By Cameron Rasmusson
With the Sandpoint Center under new ownership, local nonprofits are feeling the pressure from proposed new fees on its community room.
At the beginning of the month, California-based company Sandpoint Equities, LLC, announced its acquisition of the Sandpoint Center, the largest commercial building in town, from Columbia Bank. The new ownership may mean unwelcome news for local nonprofits, which have come to rely on waived usage fees for the center’s community room.
“If it’s true, it’s unfortunate,” said Greater Sandpoint Chamber of Commerce President Kate McAlister. “It’s going to be cost-prohibitive to organizations that can’t afford it.”
In a rate sheet emailed to the Kiwanis Club, Sandpoint Property Management, which is managing the property for Sandpoint Equities, proposes fees of $250 for the day or $50 per hour for the upstairs auditorium and $220 for the day or $40 per hour for the downstairs community room. A $50 cleaning fee per event is also required “for standard use of all event rooms.”
“These are non-profit rates and do not change regardless of whether or not food/beverages are involved,” the email reads.
For Dick Vail, president of the Kiwanis Club, those are additional costs that the nonprofit can’t afford. He estimates that the charges will amount to an additional $1,880 in annual costs to the organization. The expense would burden fundraising efforts, which benefit local youth and elderly community members as well as Camp Stidwell. Vail said it’s especially aggravating many in the community donate significant time, money, goods and services toward the Kiwanis cause.
“When people are giving like that out of the community, I’ll be damned if I want to give nearly $2,000 to California,” Vail said.
Vail contacted Doug Eastwood, Kiwanis lieutenant governor for Division 48, to discuss whether clubs commonly paid for meeting space. According to Eastwood, that isn’t the case for any regional club, which instead typically meet at a restaurant that benefits from meal purchases.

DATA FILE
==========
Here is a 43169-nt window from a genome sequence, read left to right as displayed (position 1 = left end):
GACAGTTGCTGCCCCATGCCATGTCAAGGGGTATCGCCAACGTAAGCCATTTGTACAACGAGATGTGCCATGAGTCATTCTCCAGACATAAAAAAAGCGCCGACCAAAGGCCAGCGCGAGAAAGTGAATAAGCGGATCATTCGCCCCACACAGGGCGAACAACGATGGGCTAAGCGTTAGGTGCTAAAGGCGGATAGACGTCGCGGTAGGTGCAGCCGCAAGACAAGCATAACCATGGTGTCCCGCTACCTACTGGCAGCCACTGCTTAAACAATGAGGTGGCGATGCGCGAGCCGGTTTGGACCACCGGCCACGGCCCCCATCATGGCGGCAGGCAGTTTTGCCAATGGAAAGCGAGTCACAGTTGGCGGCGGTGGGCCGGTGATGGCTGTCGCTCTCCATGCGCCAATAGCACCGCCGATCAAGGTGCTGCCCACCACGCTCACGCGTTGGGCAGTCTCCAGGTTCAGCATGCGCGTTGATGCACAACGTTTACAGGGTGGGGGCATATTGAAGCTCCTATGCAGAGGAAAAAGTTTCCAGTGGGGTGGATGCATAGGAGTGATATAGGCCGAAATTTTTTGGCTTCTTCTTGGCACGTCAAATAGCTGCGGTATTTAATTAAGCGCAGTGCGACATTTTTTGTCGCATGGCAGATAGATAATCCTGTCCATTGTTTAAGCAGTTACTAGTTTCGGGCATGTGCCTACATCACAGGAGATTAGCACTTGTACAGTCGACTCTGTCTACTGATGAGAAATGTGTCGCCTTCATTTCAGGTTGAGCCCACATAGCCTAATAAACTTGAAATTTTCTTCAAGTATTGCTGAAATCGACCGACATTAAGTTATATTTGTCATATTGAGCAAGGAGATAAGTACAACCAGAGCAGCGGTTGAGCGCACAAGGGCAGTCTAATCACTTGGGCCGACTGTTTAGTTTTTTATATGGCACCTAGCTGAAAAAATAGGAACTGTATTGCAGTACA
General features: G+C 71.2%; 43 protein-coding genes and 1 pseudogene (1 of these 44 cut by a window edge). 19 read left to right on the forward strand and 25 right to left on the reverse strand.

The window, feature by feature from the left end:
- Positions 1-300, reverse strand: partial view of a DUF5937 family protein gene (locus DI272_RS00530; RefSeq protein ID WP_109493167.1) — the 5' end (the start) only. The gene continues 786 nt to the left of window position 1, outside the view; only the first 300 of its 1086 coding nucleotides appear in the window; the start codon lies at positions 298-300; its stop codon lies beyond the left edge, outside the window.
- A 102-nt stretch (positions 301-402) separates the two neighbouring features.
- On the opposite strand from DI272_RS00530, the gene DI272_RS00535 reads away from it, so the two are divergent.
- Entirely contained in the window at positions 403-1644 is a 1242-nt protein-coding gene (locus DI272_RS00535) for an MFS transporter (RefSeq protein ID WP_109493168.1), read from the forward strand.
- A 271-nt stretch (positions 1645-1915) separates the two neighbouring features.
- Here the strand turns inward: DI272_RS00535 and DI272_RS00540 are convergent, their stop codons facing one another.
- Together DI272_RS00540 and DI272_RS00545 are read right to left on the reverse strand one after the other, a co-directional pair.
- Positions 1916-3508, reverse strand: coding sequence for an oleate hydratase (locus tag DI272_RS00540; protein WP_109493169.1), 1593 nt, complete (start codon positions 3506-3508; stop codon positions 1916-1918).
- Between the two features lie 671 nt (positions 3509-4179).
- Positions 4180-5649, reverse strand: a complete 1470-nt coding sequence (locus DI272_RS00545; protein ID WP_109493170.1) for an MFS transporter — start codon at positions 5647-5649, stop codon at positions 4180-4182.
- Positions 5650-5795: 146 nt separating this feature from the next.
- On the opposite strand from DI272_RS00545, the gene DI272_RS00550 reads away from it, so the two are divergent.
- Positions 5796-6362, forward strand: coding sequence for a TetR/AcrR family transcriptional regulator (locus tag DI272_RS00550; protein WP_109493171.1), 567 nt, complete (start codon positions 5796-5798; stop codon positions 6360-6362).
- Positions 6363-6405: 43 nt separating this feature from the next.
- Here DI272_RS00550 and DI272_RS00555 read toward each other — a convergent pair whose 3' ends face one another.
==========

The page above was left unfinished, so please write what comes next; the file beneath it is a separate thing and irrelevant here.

“The nearly $2,000 per year you would be spending on rent is not worth it to stay where you are,” Eastwood wrote. “Fundraising is too difficult as it is without giving it up for rent.”
According to Ned Brandenberger, who is managing the property for the owners through Sandpoint Property Management, the fees have not yet been finalized. While Brandenberger said there is a real cost to people utilizing the space, they hope to find a policy that will work for everyone.
“(The new owners are) amenable to working with the nonprofits,” he said. “We don’t want people to say they’ll move somewhere else.”
However, other options may be opening if nonprofits are dissatisfied with the outcome. Di Luna’s owner Karen Forsythe said the business is offering breakfast, lunch or dinner meetings to nonprofits impacted by any changes, a service they previously offered to the Rotary of Sandpoint before the bank building was constructed.
“We currently host the Angels Over Sandpoint and The Injector’s Car Club, and Dick Vail from the Kiwanis and I are making arrangements for them to have their weekly meetings at Di Luna’s,” Forsythe said.
For Vail, the proposed fees are a disappointing consequence of new owners that, in the sale announcement, were said to be “committed to fostering local relationships and making a positive impact in the community.”
“It looks to me like we’re seeing the beginning of small-town U.S.A. atmosphere deteriorating,” he said. “We have never been charged for the use of the room for our luncheons, and the reason is everything we raise … we give back to the youth.”
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